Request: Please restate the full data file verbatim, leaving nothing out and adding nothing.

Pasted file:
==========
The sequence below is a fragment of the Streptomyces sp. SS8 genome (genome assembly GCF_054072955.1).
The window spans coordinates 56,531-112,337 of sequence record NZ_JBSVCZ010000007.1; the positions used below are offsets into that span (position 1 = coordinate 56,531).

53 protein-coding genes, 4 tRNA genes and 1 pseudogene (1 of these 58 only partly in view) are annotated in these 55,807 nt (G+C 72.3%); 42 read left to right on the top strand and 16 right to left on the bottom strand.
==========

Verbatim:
The sequence below is a fragment of the Streptomyces sp. SS8 genome (genome assembly GCF_054072955.1).
The window spans coordinates 56,531-112,337 of sequence record NZ_JBSVCZ010000007.1; the positions used below are offsets into that span (position 1 = coordinate 56,531).

53 protein-coding genes, 4 tRNA genes and 1 pseudogene (1 of these 58 only partly in view) are annotated in these 55,807 nt (G+C 72.3%); 42 read left to right on the top strand and 16 right to left on the bottom strand.